I personally wouldn't offer downgrades ..it gets messy ..Just let them pay one price..that's it!! If they don't want to do part of it then simply don't shoot it but keep the price simple. I know Roger only has two prices ..Video or Video/Photo so if you are working that way don't offer reductions ..knowing you your price is already good value!
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Old November 20th, 2014, 06:03 PM   #3
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Re: upselling vs downgrading

The studies show two or three choices both work. If you already have 3 packages, the easiest way to raise your prices is to drop your cheapest option entirely, or replace it with a new, most expensive.

I do something like you, Noa, for my MC/DJ business, and like it. As a popular single operator, I only have so many available dates. Instead of packages, I simply say its $X to hire me, and here is what I offer. I know enough people will contact me that I don't need to book every potential client, even if they only want me for their wedding dance, and not the rest.

For videography, we've got more costs than I do as a DJ. The more time we spend filming the day of, the more edit time we need. If the client wants their video online to share, that means music licensing. Then, I've got the presentation: DVD or USB case that looks good. Of course, if they want to save I don't mind cutting out things that save me directly. A Digital download only would save me $50 a client, with no printing costs. No online video saves me $20-$100. No highlights would save me a lot of time in the edit.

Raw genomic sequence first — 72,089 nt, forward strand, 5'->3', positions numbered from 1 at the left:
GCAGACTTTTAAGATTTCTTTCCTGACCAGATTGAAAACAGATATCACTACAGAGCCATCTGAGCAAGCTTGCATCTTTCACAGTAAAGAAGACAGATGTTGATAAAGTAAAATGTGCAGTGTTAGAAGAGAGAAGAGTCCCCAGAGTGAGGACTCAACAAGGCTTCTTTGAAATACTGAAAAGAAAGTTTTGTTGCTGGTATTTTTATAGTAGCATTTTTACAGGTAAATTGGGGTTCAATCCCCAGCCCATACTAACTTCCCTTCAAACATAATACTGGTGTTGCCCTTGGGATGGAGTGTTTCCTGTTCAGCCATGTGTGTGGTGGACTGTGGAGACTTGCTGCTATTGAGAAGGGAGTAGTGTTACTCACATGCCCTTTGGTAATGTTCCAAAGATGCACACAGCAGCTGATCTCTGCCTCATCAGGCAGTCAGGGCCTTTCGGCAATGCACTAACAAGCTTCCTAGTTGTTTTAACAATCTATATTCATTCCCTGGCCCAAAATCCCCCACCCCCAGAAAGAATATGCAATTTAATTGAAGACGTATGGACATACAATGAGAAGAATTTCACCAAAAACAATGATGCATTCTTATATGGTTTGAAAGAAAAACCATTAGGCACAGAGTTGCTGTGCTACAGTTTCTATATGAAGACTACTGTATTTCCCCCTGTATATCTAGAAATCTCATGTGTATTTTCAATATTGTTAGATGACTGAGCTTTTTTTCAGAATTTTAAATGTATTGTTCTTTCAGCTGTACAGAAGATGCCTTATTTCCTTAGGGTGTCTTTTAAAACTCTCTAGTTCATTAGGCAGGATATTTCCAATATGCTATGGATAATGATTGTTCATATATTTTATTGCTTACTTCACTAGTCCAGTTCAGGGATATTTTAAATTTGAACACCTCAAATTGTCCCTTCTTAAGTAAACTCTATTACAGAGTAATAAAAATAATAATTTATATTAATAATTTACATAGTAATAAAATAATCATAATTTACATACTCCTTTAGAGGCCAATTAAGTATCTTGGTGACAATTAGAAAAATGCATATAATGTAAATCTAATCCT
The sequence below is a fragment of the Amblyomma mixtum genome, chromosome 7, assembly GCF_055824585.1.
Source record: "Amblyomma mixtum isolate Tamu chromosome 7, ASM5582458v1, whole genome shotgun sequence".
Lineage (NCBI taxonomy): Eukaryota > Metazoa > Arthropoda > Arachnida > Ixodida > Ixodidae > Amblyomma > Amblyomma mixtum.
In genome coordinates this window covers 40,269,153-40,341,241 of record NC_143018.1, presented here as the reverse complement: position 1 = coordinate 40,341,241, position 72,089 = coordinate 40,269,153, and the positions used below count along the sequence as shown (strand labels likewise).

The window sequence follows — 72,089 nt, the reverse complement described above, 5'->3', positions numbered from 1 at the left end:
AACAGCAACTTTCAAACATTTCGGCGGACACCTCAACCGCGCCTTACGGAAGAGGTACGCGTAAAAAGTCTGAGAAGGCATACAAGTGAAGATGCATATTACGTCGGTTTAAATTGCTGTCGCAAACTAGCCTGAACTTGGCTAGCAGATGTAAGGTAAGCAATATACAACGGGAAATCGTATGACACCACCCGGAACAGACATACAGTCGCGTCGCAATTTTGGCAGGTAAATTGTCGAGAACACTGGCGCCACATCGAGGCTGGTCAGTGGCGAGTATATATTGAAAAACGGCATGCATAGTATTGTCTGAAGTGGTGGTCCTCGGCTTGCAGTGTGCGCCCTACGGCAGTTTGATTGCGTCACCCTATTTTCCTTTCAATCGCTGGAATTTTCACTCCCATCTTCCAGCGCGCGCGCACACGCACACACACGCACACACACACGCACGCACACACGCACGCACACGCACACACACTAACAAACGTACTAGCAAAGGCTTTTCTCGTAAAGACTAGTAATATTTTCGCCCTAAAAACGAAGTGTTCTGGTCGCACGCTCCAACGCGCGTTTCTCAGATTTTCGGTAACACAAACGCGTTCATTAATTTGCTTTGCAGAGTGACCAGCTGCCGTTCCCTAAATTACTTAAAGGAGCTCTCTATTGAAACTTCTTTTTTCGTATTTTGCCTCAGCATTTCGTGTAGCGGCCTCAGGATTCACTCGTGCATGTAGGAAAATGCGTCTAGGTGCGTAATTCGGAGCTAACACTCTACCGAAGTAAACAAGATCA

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Old November 20th, 2014, 07:17 PM   #4
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Re: upselling vs downgrading

Hi Rob

You can still have 3 options ... I think you said you are offering a "ceremony only" package so that's your "lowest option" However it's actually (hour to hour) the most expensive because you still have setup costs/travelling. If you as a DJ offer say a 6pm to Midnight gig for $1200 ..that equates to $200 an hour ...If I want to hire you to do my ceremony just for an hour you are not going to charge me only $200 as you still have to get to the venue, set up all your gear so it would be a lot more. There is no issue in offering a ceremony only video as a bottom package for say $600 (let's say 2 hours) but you can also offer the whole day (8 hours) but it wouldn't be $3000 but a little less as you are already there! so maybe around $2000 ... That way your full package is actually better value for money.

Chris
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Old November 20th, 2014, 07:38 PM   #5
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Re: upselling vs downgrading

Ah, I'd forgotten about the 'ceremony only,' though I only offer that on short notice, or if I'm their DJ. True enough on the rest, though.
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Old November 20th, 2014, 08:14 PM   #6
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Re: upselling vs downgrading